Kingdom Holiness

The word “holy” or “holiness” don’t often appear these days in some of the most influential books on the Christian life. In fact, holiness seems to be a word that speaks language of a former era. There are reasons for the alienating impact of the word “holiness.”

Too many used this word for restraining from alcohol or from smoking or from marijuana or from sex before marriage — so that the word gathered for itself only negative ideas. The positive idea of holiness disappeared. You can blame the old-fashioned fundamentalist if you want, but the word is important and it is vital to a biblical sense of what it means to have a heart for God.

One could say the ethic of the Temple was permeated with holiness; in fact, Israel’s Torah was a Torah designed to make Israel holy. And there’s more than a few examples of the summons to holiness in the New Testament.

But one area where the term rarely appears is when it comes to the ethic of Jesus. We get most often, and properly so, the word “love.” Jesus reduced Torah to the twin commandments of loving God and loving others. But love does not obliterate holiness; genuine holiness is love on fire. It is love absorbed with the right person and the right thing. The Jesus kind of love is a holy love. Kingdom living manifests that holy love.

In my book , I try to cast a vision of what can be called “kingdom holiness.” What does holiness look like if it is shaped by the kingdom vision of Jesus?

Join the One.Life summons. Jesus calls us to kingdom holiness. You’ve got one life. Give it to Jesus.

Book here: One.Life: Jesus Calls, We Follow.

About Scot McKnight

Scot McKnight is a recognized authority on the New Testament, early Christianity, and the historical Jesus. McKnight, author of more than forty books, is the Professor of New Testament at Northern Seminary in Lombard, IL.

  • http://www.gettingfree.wordpress.com T

    I’m glad you’ve picked up this theme, Scot. I’d like to see the concept of holiness redeemed from some kind of religious perfectionism to a person who is only available for good, for love. God is holy because he is never interested or pulled toward evil, but always pulled toward good.

    I’m getting excited about this book.

  • http://LostCodex.com DRT

    Yes, Scot. Thanks for this. I don’t know where you go in your book, but in my journey I am believing that sanctification as a process is something that can be grown in us and, more forcefully, has to be grown. I just looked up sanctification and the second definition is like your comment about withholding from sin, but that misses only captures one effect, not the thing itself.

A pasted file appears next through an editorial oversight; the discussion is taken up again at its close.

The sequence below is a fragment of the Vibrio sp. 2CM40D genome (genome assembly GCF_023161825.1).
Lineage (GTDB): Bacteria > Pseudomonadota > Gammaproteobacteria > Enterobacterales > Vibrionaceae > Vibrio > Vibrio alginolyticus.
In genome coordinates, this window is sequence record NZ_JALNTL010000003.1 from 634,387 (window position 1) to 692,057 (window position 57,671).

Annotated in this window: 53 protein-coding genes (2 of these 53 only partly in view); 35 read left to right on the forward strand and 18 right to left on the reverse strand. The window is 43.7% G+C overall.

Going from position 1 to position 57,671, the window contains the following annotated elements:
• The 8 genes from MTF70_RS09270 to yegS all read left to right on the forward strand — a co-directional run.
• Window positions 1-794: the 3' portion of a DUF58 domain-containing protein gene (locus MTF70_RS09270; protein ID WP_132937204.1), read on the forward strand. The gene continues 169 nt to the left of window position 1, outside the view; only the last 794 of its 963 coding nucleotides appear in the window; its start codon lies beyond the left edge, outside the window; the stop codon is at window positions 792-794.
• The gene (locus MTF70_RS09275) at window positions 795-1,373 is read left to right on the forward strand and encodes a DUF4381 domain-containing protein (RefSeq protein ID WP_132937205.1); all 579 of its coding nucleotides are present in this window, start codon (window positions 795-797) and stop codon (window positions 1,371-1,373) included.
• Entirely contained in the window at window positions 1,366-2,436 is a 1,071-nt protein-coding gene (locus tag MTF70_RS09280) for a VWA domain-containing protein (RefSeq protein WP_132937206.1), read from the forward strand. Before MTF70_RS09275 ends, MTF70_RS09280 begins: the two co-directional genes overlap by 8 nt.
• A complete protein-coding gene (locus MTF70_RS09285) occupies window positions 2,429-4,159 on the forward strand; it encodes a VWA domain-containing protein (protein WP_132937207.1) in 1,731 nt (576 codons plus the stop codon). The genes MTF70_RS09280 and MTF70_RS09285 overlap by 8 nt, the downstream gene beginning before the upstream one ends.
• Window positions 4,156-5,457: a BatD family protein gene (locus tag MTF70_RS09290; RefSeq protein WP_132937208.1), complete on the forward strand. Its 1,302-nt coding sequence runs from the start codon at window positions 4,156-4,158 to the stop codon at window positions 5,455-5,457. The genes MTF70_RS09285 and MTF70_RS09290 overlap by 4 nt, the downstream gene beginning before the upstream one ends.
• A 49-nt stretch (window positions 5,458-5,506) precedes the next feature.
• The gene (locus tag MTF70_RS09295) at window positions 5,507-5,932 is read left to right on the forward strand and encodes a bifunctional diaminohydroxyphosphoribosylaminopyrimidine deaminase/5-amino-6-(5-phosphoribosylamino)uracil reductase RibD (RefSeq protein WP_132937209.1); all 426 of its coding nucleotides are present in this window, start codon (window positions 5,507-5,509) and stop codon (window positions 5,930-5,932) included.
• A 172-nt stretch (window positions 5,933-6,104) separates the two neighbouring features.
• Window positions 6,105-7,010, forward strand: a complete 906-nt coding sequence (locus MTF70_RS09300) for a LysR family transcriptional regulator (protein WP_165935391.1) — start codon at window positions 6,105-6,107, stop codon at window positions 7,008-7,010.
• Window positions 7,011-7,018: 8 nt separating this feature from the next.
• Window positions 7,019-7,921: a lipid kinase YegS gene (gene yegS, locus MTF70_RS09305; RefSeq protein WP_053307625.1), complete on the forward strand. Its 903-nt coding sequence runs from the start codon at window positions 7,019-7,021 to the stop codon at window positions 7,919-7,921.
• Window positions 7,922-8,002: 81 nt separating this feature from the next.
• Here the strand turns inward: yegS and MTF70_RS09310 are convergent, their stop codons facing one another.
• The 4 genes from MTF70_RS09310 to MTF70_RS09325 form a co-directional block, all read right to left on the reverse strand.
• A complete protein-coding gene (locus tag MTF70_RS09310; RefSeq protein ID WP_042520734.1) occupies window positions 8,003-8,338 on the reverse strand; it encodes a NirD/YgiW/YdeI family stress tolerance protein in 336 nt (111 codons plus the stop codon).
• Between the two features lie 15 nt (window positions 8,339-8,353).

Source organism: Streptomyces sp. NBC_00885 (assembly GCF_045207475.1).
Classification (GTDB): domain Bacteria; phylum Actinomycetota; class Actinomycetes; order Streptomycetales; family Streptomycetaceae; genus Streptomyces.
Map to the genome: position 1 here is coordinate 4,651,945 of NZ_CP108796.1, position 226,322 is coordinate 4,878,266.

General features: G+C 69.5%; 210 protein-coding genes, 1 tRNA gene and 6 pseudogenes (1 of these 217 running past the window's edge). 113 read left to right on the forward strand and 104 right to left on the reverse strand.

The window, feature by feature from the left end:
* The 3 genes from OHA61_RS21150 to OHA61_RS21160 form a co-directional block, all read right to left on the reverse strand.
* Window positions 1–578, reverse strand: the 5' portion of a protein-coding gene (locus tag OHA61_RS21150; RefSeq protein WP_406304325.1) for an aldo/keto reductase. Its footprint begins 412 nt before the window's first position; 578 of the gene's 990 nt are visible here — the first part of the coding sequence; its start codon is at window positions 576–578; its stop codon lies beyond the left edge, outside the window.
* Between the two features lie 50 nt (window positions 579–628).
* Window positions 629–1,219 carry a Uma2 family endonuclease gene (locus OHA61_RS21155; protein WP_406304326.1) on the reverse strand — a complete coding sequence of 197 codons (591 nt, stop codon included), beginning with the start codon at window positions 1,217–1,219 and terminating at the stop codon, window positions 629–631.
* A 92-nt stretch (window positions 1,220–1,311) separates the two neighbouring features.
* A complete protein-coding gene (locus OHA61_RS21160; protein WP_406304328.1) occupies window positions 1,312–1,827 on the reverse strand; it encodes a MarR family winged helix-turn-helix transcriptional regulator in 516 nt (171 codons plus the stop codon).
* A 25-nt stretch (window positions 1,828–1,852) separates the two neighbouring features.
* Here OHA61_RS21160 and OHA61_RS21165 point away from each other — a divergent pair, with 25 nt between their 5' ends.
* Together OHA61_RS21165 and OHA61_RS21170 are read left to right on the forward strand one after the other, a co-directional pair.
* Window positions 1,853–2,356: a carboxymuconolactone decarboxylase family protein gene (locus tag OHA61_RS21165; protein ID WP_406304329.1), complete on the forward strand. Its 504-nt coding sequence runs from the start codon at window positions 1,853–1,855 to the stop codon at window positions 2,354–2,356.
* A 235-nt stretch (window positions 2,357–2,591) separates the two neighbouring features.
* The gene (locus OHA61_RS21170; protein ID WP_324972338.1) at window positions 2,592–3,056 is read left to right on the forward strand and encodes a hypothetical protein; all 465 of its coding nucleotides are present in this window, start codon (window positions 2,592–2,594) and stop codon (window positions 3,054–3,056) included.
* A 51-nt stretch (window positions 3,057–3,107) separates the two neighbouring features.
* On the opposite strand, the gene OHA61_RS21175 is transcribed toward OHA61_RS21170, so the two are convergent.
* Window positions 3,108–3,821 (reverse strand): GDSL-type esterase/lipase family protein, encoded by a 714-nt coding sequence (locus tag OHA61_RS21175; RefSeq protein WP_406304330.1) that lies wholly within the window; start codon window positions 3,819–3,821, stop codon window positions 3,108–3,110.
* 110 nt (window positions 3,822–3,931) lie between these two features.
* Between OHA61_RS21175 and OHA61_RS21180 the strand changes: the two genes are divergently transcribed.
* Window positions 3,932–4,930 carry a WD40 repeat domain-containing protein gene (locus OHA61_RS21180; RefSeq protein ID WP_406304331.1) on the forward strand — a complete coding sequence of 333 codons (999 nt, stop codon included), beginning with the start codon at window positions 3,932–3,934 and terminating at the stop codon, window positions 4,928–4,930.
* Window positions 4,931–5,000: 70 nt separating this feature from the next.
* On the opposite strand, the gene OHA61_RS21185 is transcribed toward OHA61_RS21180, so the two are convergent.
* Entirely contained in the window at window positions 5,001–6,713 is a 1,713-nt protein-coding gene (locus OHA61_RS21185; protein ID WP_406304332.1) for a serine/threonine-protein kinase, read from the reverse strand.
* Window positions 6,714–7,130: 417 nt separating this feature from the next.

I look forward to your book and thank you for your blog.

    Dave

  • Terry

    Scot, thanks for this, and to Zondervan for those first few pages. This has long been my favorite theme, topic, “dream” related to my life in Jesus and I’ve often preached on it (once spending months just preaching through all of Jesus’ “follow me” statements and requests. I’m excited for the book. The Table of Contents fires my imagination; in reading the excerpt I was teased enough to be frustrated at not being able to turn the page. Thanks for that too, I think.

  • http://www.everythingnew.org Jeff Cook

    “Holy” works beside another misunderstood and often avoided word: “glory.”

    “Genuine holiness is love on fire.” *Win*

    Cheers, Jeff

  • Jay Werner

    I am very interested in this theme of holiness. Lately I have been thinking what really does holiness look like. Especially in reference to who God is as Father, Son, and Spirit. How do we define holiness in reference to the relationship that God has within himself. I am trying to think how or what holiness looks like relationally i guess. Any thoughts or ideas?

  • http://jwerner.wordpress.com Jay Werner

    Scot maybe you could say a few things on what you thing the definition of holiness is.

  • Ana Mullan

    Very helpful insight Scot. It reminded me of what Dallas Willard refers as: the gospel of sin management, we understand the good news as good news for the after life and while we are here, we manage or avoid certain sins an for that reason we think we have understood Jesus idea of holiness. Holiness, as you said, is understood by many as a killer joy,no fun in life, while the biblical idea of holiness actually leads us to live fuller lives, lives as God intended them to be.

  • smcknight

    Jay, driving holiness back to God, prior to creation, reveals that holiness can’t be defined adequately as separation.

    Holiness is pure love moving in the right direction. God’s holiness within the perichoretic dance of the Trinity is seen in pure devotion of Father, Son and Spirit to Father, Son and Spirit.

  • jordan

    Scot,

    Do you have any thoughts on R.C. Sproul’s “The Holiness of God”? It’s supposed to be a classic (coming from the neoReformed folks I read) and I’m just starting it. I would be interested to hear your assessment based on what you’re doing in One.Life.

  • smcknight

    Jordan, I don’t dwell on the term holiness in OneLife, but instead more on kingdom but the whole book is a sketch of what kingdom holiness looks like.

    I looked at Sproul’s book long ago; I like Packer’s stuff on this in Knowing God and I also like AW Tozer and the balancer of these two: Rudolf Otto. But there’s another small book on holiness by a German and I can’t recall his name… on the shelf at home.


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